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Is it time for philosophy to do away with metaphysics?

I love philosophy but one of the main issues that I hear about it is that its impractical and serves no suitable purpose to the world. Although I believe this claim to be somewhat false I understand the point that is being made from those who criticize it.

Philosophy is capable of being pragmatic but the reason why it appears as though its not is because it deals too much with the abstract and concerns itself with metaphysics. If you want a real brain teaser metaphysical talk is the way to go but metaphysics really serves no purpose to the world. For a family who constantly have to work to feed their children and provide an education, contemplating the nature of reality or postulating weather or not consciousness exists outside the brain is probably not going to help the situation. One of my professors say that if we sit in meditation, we’ll understand the true harmonious nature and interconnectedness of the universe. We will understand how to act in each moment (similar to what Taoist believe). He may be right but we often forget that its a privilege to be able to do so. Nor are these concerns on everyone’s mind.

The philosophy department at my school is great but it is too indulged in metaphysics. From an epistomological standpoint this is problematic because most of the claims that are made is either in conflict with the way the natural world really is (scientific discoveries) and they are essentially not able to be proved which means we should not waste our time with such claims. When it comes to epistemology, I think this is where philosophy could utilize the methodology of science.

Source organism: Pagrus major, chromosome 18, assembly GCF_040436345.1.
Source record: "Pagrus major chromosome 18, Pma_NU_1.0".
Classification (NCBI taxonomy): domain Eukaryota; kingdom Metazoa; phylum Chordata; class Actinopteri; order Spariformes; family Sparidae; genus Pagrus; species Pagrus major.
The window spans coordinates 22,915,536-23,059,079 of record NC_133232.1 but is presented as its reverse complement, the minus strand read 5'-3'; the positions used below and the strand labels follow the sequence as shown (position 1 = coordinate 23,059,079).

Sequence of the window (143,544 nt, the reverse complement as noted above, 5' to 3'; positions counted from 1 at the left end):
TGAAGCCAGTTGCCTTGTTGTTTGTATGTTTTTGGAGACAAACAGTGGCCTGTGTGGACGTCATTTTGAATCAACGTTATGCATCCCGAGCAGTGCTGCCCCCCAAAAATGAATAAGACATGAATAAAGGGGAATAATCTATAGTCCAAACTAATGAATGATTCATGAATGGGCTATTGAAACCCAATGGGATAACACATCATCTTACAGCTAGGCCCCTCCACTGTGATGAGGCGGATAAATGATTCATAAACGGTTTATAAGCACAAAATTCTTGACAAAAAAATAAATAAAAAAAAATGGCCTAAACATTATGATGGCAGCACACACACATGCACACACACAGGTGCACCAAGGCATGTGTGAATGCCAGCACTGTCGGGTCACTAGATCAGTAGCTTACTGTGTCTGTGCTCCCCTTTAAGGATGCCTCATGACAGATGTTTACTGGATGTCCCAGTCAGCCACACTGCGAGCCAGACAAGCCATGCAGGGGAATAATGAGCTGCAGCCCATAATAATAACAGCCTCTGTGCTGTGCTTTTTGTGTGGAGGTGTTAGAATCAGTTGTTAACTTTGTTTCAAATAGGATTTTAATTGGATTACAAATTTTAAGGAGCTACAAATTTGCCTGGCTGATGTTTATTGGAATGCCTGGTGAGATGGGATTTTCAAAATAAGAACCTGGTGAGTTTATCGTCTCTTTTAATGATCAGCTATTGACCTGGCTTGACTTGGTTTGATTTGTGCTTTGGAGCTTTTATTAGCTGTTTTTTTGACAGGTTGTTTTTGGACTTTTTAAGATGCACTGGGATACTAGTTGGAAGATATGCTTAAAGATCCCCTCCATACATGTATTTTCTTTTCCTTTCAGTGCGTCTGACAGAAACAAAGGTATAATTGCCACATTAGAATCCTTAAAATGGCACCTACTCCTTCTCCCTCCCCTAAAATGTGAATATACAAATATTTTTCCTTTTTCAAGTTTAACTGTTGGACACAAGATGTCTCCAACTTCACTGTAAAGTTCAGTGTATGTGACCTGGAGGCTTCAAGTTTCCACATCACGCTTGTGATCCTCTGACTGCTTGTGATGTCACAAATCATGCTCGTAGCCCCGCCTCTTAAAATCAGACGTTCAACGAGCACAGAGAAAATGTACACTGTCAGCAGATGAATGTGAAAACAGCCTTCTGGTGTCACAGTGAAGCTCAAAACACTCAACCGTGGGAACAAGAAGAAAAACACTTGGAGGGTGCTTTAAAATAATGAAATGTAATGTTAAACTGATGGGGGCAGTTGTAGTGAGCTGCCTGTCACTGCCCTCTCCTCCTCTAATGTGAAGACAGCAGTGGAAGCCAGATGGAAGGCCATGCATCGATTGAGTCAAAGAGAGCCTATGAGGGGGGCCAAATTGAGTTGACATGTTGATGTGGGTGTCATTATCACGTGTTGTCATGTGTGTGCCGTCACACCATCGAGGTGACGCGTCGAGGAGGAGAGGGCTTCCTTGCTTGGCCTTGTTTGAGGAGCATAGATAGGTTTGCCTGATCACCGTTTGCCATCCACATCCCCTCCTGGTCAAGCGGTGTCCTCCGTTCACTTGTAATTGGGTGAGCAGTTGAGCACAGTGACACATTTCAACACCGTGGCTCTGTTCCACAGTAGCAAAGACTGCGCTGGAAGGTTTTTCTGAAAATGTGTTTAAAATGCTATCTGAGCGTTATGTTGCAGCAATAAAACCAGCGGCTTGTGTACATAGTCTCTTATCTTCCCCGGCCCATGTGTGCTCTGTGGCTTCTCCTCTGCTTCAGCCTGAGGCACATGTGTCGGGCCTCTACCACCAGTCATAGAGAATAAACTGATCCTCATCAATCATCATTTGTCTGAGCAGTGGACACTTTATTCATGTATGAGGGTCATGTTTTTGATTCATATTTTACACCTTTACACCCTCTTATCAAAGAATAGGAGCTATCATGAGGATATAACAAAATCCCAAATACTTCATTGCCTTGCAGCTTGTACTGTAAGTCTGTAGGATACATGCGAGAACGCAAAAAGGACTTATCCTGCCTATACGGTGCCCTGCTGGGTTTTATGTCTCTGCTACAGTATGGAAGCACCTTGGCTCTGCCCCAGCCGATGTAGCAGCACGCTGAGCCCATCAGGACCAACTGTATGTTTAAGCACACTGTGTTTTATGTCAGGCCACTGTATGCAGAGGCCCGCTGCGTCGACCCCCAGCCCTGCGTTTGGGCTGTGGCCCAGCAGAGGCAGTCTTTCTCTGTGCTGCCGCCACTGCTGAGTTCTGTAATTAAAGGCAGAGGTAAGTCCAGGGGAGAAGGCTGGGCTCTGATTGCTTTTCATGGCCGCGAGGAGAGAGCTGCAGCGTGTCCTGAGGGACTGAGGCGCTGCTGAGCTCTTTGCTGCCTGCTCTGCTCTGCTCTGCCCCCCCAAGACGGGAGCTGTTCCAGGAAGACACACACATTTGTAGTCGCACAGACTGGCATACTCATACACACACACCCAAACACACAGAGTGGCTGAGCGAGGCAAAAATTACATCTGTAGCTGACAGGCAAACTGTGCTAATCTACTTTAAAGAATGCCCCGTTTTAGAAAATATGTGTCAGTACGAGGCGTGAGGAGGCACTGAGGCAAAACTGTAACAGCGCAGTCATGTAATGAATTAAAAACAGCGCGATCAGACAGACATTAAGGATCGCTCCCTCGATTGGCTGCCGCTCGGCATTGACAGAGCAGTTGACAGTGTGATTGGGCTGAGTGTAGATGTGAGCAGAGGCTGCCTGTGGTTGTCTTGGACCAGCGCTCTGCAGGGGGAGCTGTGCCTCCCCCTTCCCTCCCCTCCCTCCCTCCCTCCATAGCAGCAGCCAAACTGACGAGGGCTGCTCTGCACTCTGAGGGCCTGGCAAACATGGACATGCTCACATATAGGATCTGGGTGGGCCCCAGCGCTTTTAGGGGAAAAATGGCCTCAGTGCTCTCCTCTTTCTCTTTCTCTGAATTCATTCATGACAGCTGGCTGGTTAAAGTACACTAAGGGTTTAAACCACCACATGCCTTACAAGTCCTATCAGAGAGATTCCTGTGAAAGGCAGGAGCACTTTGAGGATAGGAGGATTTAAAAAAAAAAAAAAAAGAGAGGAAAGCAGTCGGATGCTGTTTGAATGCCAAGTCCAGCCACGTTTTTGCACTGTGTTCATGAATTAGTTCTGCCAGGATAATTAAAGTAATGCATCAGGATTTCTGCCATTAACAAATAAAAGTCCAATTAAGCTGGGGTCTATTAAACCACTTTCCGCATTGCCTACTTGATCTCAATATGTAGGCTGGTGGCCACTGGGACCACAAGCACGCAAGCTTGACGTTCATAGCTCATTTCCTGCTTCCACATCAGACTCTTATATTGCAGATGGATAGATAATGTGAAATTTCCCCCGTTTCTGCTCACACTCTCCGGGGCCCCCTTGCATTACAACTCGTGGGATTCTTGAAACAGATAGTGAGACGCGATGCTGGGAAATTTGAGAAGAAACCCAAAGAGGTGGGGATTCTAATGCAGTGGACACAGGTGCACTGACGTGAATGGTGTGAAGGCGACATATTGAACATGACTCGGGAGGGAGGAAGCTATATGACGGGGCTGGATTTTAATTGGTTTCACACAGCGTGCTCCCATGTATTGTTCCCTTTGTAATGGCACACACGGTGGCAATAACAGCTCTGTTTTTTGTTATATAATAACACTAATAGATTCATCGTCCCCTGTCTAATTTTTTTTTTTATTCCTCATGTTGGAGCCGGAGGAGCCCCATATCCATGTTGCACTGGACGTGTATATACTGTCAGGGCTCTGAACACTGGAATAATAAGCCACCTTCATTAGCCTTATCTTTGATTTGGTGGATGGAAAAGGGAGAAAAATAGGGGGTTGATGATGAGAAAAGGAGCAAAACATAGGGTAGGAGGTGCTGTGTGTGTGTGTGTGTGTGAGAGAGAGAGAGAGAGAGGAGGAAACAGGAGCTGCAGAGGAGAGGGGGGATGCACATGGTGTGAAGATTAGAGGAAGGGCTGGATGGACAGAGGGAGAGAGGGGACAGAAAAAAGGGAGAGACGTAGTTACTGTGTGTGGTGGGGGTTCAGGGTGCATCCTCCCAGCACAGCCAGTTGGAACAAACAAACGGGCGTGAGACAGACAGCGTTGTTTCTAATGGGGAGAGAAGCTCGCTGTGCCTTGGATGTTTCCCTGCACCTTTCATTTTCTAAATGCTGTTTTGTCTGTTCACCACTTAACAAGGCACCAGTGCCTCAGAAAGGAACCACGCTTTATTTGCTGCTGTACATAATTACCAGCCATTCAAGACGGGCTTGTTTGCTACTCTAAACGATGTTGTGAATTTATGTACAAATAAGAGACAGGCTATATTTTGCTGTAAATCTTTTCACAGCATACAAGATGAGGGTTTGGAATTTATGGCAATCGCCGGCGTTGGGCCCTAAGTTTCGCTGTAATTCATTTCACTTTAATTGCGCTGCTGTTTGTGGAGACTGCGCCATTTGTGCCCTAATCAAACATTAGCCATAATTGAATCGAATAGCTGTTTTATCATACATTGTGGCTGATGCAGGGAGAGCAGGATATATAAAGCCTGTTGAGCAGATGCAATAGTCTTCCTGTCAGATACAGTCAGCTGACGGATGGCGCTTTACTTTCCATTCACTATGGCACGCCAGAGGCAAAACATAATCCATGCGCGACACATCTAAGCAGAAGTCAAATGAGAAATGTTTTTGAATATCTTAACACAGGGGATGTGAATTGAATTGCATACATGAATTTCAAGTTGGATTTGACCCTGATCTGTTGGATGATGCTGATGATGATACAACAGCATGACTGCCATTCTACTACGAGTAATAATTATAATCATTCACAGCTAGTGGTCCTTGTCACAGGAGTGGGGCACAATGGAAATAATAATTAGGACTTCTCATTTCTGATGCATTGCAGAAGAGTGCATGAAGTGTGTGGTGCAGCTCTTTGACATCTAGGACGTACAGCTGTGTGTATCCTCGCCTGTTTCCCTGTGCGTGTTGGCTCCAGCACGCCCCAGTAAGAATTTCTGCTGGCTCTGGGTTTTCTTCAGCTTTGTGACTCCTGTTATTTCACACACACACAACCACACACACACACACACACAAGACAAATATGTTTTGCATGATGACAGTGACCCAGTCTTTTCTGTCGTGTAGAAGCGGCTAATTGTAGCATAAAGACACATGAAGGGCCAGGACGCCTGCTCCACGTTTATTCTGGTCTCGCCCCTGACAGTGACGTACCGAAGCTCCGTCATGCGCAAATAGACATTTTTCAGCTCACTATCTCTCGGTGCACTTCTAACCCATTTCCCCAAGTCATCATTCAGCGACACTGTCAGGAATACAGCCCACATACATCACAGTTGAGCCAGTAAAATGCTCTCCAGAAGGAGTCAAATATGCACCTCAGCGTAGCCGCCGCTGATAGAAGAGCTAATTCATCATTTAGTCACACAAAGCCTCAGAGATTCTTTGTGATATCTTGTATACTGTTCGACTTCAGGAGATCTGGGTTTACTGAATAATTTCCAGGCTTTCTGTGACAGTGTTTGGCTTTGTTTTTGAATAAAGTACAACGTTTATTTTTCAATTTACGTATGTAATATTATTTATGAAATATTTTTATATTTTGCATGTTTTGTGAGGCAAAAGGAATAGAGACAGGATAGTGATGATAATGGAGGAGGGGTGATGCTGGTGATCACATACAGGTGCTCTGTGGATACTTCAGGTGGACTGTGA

I"m a philosopher at heart but it concerns me that philosophy would lose it value if it cannot indulge in more empiricism and naturalism when making claims about the way the world is.

are we so concerned with value to the point that we'll negate truth? is science capable of establishing values?

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alex55s avatar Philosophy
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1) I do not see how you can argue epistemology is any "more" empirical than is ontology without petitio principii. [Not that I would argue non-empirical knowledge is possible but rather that empirical knowledge itself in also impossible.] Because the point of epistemology is to "prove" non-empirically that empirical knowledge exists.
2) I wonder what role cosmology played in allowing physicist to even consider some of the prediction of (for example) string theory and multiuniversality. I fear without the metaphysical framework developed over time (literally millenia), some of the more bizarre consequences of quantum mechanics would have been dismissed out of hand.

So even if metaphysics gives philosophy a "bad name" it is still important. I wrote a paper once delineating the influence of Zeno on the advent of calculus some 1500 years after his death. These "brain teasers" are essential to setting minds thinking about the possibility that absurdities can actually be realities.

VicZincs avatar VicZinc Disagree 0Reply
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